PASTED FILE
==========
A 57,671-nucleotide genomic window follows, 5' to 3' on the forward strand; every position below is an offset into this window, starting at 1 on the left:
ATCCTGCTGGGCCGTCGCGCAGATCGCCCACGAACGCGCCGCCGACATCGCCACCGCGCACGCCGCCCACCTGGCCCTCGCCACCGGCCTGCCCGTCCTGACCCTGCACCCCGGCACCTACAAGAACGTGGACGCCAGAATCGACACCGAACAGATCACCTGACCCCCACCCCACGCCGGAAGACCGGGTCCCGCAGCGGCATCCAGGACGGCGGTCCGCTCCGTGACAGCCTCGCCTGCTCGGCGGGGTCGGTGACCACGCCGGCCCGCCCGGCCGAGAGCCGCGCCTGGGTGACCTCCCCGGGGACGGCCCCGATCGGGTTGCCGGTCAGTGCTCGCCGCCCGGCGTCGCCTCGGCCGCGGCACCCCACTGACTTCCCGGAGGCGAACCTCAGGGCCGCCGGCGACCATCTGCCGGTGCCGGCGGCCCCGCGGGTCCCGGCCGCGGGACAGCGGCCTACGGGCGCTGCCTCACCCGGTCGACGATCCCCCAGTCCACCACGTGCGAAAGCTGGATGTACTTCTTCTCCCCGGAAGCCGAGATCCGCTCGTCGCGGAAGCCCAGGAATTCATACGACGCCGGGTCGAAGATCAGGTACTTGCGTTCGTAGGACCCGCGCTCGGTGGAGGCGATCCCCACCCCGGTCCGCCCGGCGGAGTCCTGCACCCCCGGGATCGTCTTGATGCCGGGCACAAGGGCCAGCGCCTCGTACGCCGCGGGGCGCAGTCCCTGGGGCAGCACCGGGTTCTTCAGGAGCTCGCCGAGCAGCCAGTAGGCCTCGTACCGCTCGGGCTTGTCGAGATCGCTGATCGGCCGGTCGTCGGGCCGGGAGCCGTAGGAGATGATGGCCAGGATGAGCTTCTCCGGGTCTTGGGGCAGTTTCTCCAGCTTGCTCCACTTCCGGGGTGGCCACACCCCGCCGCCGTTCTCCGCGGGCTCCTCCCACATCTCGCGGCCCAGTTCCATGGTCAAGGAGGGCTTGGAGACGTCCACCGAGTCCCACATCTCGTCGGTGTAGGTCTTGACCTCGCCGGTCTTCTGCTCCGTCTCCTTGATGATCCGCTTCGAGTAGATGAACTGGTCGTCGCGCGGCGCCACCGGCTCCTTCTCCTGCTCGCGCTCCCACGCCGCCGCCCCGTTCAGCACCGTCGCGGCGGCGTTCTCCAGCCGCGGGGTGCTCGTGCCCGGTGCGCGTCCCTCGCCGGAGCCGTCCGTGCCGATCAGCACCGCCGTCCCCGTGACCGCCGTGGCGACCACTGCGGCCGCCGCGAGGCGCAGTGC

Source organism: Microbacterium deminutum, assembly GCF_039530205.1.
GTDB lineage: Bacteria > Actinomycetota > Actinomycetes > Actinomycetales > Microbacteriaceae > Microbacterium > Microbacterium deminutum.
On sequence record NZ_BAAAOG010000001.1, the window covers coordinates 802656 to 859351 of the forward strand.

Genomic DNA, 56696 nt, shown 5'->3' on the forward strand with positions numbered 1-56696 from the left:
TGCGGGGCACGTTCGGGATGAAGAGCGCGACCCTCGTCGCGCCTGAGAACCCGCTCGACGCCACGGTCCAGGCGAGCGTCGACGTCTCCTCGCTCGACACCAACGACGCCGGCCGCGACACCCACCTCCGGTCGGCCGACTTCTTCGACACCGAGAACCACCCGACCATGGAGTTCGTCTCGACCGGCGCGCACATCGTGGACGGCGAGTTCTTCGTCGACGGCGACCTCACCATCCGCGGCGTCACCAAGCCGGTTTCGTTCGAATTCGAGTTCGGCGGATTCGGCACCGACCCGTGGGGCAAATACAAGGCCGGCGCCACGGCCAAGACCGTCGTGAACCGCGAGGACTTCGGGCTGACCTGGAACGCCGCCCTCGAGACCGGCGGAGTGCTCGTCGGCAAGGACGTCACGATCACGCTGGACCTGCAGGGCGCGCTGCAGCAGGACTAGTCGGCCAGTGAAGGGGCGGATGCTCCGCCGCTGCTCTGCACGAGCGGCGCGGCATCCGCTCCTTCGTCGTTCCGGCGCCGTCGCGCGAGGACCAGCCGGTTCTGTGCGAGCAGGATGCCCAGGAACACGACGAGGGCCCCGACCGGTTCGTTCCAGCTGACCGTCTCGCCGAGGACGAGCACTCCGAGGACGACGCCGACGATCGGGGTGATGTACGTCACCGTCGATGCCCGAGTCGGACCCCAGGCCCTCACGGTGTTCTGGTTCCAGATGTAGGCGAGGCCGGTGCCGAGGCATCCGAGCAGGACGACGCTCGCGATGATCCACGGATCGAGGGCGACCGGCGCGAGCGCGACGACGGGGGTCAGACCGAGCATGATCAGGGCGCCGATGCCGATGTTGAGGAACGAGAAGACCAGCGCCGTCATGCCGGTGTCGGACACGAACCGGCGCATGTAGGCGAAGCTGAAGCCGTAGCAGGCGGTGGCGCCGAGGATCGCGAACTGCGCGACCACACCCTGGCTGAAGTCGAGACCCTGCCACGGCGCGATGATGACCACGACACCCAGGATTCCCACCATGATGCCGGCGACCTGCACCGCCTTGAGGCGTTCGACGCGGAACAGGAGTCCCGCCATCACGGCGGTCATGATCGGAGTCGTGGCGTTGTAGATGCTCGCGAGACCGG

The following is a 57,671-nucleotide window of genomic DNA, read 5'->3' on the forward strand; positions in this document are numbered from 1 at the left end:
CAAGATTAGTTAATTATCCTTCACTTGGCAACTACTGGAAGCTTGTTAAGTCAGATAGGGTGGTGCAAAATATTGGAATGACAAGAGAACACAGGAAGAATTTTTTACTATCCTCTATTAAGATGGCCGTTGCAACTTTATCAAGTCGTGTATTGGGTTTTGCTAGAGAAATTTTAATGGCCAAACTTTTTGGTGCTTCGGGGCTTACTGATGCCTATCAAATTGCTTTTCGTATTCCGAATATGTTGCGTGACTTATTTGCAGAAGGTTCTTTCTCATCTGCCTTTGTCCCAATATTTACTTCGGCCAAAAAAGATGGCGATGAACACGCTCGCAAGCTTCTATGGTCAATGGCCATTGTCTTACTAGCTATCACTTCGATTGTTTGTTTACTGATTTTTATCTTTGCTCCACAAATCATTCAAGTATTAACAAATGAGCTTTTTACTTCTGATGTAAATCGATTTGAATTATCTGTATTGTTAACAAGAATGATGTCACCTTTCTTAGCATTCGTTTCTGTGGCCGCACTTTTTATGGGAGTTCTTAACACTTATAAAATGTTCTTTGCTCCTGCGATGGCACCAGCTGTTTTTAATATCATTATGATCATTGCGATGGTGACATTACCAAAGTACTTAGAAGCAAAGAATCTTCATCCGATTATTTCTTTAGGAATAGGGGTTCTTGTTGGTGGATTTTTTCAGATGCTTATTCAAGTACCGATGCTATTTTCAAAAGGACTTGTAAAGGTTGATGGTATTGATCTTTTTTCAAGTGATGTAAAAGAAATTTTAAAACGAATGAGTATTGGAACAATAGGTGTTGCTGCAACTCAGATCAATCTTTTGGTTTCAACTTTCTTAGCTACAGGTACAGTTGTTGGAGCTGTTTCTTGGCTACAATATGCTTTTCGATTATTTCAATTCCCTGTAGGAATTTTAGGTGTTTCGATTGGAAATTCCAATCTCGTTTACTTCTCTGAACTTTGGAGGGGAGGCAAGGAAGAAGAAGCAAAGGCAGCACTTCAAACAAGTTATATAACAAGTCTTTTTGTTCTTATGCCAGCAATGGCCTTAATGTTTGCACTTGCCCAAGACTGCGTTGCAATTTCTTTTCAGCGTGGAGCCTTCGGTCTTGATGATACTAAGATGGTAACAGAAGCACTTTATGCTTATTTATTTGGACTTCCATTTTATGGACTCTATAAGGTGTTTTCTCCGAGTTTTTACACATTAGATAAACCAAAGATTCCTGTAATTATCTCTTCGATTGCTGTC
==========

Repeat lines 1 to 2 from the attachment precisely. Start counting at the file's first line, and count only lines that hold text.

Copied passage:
A 57,671-nucleotide genomic window follows, 5' to 3' on the forward strand; every position below is an offset into this window, starting at 1 on the left:
ATCCTGCTGGGCCGTCGCGCAGATCGCCCACGAACGCGCCGCCGACATCGCCACCGCGCACGCCGCCCACCTGGCCCTCGCCACCGGCCTGCCCGTCCTGACCCTGCACCCCGGCACCTACAAGAACGTGGACGCCAGAATCGACACCGAACAGATCACCTGACCCCCACCCCACGCCGGAAGACCGGGTCCCGCAGCGGCATCCAGGACGGCGGTCCGCTCCGTGACAGCCTCGCCTGCTCGGCGGGGTCGGTGACCACGCCGGCCCGCCCGGCCGAGAGCCGCGCCTGGGTGACCTCCCCGGGGACGGCCCCGATCGGGTTGCCGGTCAGTGCTCGCCGCCCGGCGTCGCCTCGGCCGCGGCACCCCACTGACTTCCCGGAGGCGAACCTCAGGGCCGCCGGCGACCATCTGCCGGTGCCGGCGGCCCCGCGGGTCCCGGCCGCGGGACAGCGGCCTACGGGCGCTGCCTCACCCGGTCGACGATCCCCCAGTCCACCACGTGCGAAAGCTGGATGTACTTCTTCTCCCCGGAAGCCGAGATCCGCTCGTCGCGGAAGCCCAGGAATTCATACGACGCCGGGTCGAAGATCAGGTACTTGCGTTCGTAGGACCCGCGCTCGGTGGAGGCGATCCCCACCCCGGTCCGCCCGGCGGAGTCCTGCACCCCCGGGATCGTCTTGATGCCGGGCACAAGGGCCAGCGCCTCGTACGCCGCGGGGCGCAGTCCCTGGGGCAGCACCGGGTTCTTCAGGAGCTCGCCGAGCAGCCAGTAGGCCTCGTACCGCTCGGGCTTGTCGAGATCGCTGATCGGCCGGTCGTCGGGCCGGGAGCCGTAGGAGATGATGGCCAGGATGAGCTTCTCCGGGTCTTGGGGCAGTTTCTCCAGCTTGCTCCACTTCCGGGGTGGCCACACCCCGCCGCCGTTCTCCGCGGGCTCCTCCCACATCTCGCGGCCCAGTTCCATGGTCAAGGAGGGCTTGGAGACGTCCACCGAGTCCCACATCTCGTCGGTGTAGGTCTTGACCTCGCCGGTCTTCTGCTCCGTCTCCTTGATGATCCGCTTCGAGTAGATGAACTGGTCGTCGCGCGGCGCCACCGGCTCCTTCTCCTGCTCGCGCTCCCACGCCGCCGCCCCGTTCAGCACCGTCGCGGCGGCGTTCTCCAGCCGCGGGGTGCTCGTGCCCGGTGCGCGTCCCTCGCCGGAGCCGTCCGTGCCGATCAGCACCGCCGTCCCCGTGACCGCCGTGGCGACCACTGCGGCCGCCGCGAGGCGCAGTGC